District Court opinion holding that Tennessee's sex offense registry is punitive in nature and so retroactive application of amendments would violate the Ex Post Facto Clause.
New York Court of Appeals opinion holding that retroactive application of SARA's “school grounds condition” resulting in the indefinite detention of individuals who cannot find SARA-compliant housing did not facially violate Ex Post Facto Clause.
Montana Supreme Court opinion holding that Montana's sex offense registration statute ("SVORA"), as amended since 2007, is punitive in nature and cannot be retroactively applied to defendants whose convictions predate the 2007 amendments.
Eleventh Circuit per curiam opinion rejecting plaintiff-appellant's Ex Post Facto challenge and concluding that the provisions of Alabama's sex offense registration law at issue, including residency and employment restrictions, homeless-reporting requirements, travel notification requirements, and direct community notification requirements, were not punitive in effect.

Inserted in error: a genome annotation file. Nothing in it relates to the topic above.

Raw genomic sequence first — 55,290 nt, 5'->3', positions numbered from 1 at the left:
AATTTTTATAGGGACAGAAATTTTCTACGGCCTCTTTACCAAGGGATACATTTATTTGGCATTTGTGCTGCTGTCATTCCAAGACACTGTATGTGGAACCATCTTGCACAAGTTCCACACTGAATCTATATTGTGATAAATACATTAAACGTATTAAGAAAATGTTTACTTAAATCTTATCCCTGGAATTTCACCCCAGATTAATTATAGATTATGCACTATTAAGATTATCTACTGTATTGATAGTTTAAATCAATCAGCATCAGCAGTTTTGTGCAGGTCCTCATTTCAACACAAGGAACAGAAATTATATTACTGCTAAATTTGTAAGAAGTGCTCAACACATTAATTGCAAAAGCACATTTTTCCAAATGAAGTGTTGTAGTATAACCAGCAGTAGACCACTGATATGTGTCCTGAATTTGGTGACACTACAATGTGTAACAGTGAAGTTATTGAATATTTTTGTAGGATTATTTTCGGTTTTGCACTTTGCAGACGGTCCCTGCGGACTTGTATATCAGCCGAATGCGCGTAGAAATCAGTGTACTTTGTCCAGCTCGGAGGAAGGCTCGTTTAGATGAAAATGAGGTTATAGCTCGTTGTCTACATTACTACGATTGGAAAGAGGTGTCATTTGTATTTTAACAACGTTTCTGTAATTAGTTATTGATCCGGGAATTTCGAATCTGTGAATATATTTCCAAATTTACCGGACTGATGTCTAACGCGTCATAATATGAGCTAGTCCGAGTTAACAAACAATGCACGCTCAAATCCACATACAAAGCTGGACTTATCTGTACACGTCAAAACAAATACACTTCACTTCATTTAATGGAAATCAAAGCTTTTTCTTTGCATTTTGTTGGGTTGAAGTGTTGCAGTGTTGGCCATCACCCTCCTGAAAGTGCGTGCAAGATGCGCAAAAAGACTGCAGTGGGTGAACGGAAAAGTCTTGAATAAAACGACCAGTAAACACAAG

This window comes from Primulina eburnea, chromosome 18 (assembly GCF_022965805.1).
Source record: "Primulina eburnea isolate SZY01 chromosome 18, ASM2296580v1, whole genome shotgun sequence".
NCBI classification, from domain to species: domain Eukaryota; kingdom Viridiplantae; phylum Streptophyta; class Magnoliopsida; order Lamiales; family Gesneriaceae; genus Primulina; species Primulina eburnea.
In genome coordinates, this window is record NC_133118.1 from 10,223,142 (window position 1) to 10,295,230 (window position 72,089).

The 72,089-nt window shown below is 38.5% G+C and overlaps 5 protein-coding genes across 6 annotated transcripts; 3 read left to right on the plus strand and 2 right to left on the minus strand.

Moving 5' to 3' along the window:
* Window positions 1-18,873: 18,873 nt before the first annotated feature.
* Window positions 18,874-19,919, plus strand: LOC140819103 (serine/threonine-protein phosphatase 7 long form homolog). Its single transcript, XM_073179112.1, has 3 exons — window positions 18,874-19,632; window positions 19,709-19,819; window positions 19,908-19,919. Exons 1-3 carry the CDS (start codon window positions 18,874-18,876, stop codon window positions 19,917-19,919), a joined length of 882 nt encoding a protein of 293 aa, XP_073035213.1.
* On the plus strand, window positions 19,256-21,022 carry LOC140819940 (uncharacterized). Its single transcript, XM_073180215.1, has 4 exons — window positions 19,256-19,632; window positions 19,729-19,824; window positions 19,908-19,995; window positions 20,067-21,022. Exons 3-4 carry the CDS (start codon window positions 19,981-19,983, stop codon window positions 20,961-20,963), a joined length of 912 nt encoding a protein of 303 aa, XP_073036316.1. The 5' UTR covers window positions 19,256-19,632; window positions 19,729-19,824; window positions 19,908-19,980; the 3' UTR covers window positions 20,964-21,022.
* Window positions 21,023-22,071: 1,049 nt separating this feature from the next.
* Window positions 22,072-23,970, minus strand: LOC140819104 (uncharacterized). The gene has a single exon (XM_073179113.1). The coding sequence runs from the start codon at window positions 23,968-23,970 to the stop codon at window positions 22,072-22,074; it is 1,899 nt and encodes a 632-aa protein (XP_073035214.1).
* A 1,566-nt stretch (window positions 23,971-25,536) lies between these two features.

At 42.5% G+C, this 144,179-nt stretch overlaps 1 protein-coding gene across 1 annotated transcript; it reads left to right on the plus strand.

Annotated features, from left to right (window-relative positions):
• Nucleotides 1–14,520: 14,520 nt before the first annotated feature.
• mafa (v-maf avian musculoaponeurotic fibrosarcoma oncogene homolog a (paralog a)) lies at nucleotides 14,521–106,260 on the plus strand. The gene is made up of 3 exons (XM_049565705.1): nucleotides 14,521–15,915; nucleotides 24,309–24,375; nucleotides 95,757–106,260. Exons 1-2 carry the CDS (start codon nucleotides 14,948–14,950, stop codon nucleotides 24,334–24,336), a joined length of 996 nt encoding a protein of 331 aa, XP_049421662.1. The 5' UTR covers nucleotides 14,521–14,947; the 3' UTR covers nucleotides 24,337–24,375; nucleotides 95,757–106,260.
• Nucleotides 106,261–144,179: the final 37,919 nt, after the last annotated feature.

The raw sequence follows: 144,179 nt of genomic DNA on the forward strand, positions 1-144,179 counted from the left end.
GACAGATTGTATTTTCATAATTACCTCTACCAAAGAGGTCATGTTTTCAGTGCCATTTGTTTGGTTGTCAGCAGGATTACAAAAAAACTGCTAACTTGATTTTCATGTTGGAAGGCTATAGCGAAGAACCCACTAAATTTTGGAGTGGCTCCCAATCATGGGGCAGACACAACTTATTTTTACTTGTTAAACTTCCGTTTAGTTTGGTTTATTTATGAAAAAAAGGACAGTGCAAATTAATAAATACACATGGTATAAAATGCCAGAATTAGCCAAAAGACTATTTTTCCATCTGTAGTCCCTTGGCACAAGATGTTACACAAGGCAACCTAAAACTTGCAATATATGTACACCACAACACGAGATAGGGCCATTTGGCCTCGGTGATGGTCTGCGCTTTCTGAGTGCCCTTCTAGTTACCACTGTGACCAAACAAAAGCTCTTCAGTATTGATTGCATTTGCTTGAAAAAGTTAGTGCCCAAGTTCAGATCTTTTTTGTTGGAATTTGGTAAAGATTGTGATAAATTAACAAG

Pennsylvania Commonwealth Court opinion concluding that based on recent Pennsylvania Supreme Court precedent SORNA II is nonpunitive in effect and retroactive application of the statute did not violate Petitioner's rights under state and federal ex post facto clauses.
Seventh Circuit decision in Ex Post Facto case, overturning the retroactivity standard articulated in prior circuit holdings and concluding that the critical inquiry in assessing retroactivity is “whether the law changes the legal consequences of acts completed before its effective date.”
Indiana Court of Appeals opinion affirming trial court's denial of Plaintiff's ex post facto challenge which sought removal from Indiana's registry where Plaintiff's 30 year-old out-of-state conviction pre-existed the relevant statutes requiring registration.
Supreme Court of Pennsylvania opinion holding that retroactive application of sex offender registration law was punitive, supporting finding of unconstitutional ex post facto law, even where triggering offense occurred in another state and defendant complied with that state's registry requirements before moving to Pennsylvania.
Middle District of Tennessee opinion granting a preliminary injunction preventing enforcement of Tennessee's registration act against plaintiffs whose respective offenses were committed prior to enactment of the registration scheme, noting that well established Sixth Circuit precedent supports the conclusion that ex post facto application of Tennessee's registration statute is unconstitutional.
West Virginia Supreme Court of Appeals opinion holding that any retroactive application of supervised release statute, West Virginia Code § 62-12-26, to an individual who committed any of the enumerated sex offenses prior to the effective date of the statute violates state and federal constitutional prohibitions against ex post facto laws.